Specific decision can facilitate more effective results. Working with tribal officials,FS line officers should develop mutually acceptable protocols for consulting on decisions that may affect Tribes. The procedures for consultation can then be established and well understood in advance.The FS and Tribes can also exchange contact information regarding officials and staff responsible for various aspects of the decision-making.


While there is no legal requirement, the FS can compensate Tribes or tribal representatives for unusual costs or specialized expertise. In some circumstances, travel expenses may be authorized. Documentation, surveys and reports provided by Tribes at the request of the FS may also be supported through various means, including contracts, purchase orders and grants.

Dispute Resolution

Collaboration and support of its decisions are important FS values. To resolve a dispute between the FS and Tribes regarding a decision, the agency, with the agreement of the Tribe, may have a neutral third party facilitate consultation before or after a decision is made. Third party involvement, however,does not replace the right to appeal an agency decision through the FS administrative appeal process.


Sometimes an emergency requires the FS to take immediate action before meaningful consultation is possible. However, if the actions taken may have a substantial effect on a Tribe, FS officials must consult as soon as possible.

Steps to Effective Consultation

Consultation and coordination requirements are summarized in FS Manual 1563.11, Exhibit 01. Some important principles are:

  • Tribes should be consulted as early as possible in the development of policies, plans and actions that may have tribal implications. The FS should contact elected officials or designated representatives of the tribal government to discuss a particular issue or opportunity. If possible, this should be done prior to “scoping” and general public involvement. Tribesman request that FS technical specialists meet with tribal technical experts, or the tribal leadership may request a meeting with FS line officers.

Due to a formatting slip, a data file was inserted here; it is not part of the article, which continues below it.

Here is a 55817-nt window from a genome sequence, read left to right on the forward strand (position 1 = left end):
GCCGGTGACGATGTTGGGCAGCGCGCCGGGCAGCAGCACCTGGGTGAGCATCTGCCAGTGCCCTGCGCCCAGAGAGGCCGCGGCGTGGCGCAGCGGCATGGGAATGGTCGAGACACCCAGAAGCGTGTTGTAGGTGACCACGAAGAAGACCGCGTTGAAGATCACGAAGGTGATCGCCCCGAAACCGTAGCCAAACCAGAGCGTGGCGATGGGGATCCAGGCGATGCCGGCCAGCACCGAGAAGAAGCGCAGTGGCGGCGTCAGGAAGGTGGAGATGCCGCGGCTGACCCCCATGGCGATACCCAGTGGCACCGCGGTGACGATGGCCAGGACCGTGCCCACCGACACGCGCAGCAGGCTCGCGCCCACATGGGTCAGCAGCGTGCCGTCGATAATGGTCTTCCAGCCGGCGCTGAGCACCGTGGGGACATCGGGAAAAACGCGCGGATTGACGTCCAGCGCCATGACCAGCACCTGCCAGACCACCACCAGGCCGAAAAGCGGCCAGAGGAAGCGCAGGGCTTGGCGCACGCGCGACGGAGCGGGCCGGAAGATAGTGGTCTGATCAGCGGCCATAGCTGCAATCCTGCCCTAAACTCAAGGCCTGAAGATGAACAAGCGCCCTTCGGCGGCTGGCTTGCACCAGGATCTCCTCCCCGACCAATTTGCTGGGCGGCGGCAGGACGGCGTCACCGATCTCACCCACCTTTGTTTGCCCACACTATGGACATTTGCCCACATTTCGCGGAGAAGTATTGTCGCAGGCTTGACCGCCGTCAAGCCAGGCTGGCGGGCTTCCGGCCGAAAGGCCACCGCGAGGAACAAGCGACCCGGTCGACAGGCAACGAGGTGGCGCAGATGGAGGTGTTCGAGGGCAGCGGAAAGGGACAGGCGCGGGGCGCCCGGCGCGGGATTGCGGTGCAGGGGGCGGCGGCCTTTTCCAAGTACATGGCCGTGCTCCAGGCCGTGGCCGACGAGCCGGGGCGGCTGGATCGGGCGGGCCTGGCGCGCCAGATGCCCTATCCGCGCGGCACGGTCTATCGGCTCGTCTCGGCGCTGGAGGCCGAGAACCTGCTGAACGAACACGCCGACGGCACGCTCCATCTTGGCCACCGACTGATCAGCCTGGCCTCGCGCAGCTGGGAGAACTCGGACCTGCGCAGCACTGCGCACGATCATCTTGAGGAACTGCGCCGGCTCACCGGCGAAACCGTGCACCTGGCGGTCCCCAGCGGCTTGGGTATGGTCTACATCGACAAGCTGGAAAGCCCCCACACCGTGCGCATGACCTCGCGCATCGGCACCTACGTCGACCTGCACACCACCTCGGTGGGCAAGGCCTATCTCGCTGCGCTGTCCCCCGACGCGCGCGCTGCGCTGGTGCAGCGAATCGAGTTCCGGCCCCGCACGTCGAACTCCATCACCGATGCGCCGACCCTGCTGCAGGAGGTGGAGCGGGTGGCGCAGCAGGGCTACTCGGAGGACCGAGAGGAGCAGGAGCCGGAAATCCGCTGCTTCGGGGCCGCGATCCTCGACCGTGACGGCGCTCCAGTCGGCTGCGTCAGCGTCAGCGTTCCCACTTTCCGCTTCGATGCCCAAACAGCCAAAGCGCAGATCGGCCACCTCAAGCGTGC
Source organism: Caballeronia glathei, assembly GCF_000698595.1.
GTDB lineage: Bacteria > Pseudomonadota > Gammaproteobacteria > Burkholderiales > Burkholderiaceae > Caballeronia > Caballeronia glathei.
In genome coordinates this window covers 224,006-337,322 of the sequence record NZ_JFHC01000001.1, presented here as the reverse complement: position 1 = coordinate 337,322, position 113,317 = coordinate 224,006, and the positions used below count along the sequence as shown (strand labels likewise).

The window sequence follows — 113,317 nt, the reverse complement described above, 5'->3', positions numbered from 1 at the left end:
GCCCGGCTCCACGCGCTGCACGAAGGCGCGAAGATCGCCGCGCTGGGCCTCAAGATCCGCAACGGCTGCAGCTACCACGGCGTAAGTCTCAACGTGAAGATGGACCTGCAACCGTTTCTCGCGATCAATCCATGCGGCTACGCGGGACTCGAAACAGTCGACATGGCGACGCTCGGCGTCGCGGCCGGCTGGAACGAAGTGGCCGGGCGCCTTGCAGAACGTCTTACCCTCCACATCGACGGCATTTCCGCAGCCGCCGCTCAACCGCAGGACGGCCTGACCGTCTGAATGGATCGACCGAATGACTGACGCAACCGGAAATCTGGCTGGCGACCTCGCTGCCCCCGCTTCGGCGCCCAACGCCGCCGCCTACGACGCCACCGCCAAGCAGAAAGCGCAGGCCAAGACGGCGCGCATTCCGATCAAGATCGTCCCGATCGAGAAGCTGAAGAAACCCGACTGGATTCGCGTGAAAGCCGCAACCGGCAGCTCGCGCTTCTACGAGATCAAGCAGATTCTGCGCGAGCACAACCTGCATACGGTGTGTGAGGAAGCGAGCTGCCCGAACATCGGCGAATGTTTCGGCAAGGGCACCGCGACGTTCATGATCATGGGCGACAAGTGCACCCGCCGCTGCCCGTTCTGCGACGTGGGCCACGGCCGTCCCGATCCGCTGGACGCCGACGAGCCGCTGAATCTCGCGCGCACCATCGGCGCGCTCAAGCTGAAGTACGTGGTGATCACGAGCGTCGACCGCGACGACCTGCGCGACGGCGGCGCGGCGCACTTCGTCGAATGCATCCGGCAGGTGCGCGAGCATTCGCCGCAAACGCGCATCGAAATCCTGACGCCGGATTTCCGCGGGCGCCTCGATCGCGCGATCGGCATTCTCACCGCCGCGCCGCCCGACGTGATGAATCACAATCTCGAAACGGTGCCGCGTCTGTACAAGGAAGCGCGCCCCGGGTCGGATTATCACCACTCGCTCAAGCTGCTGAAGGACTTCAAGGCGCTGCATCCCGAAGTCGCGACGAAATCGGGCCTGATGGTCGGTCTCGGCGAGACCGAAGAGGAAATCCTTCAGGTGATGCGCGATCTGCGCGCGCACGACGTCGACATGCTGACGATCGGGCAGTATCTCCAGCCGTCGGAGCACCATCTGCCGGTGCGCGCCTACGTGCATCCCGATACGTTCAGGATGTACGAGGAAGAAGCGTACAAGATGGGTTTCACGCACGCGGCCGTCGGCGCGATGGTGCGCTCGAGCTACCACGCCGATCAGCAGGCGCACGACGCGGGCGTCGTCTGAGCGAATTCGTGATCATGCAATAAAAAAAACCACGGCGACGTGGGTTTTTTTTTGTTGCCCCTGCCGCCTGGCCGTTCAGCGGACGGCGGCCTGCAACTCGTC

• Preliminary discussion of why the proposed policy or action is of concern to the Tribe and why the FS is pursuing the proposal can be helpful, enabling participants to prepare informed responses and recommendations.
  • After consultation, the FS should give full consideration to tribal concerns and recommendations on a particular issue or opportunity. Tribes should then be informed on how their input was considered in the final decision.
  • The decision should be documented, including the results of the consultation, and the final decision communicated to the Tribe. The consultation efforts of a FS unit should be evaluated periodically for their effectiveness, and this information should be included in appropriate program management reviews.

Working Together the Forest Service welcomes tribal participation to manage areas and resources of cultural importance. We encourage Tribes to contact us, express your interests and concerns and participate in the management of FS programs and National Forests. If you have a question or concern, please contact the agency office nearest to you. For more detailed information on the consultation process, please visit our web site: or call 707-562-8919 (TDD 707-562-9240).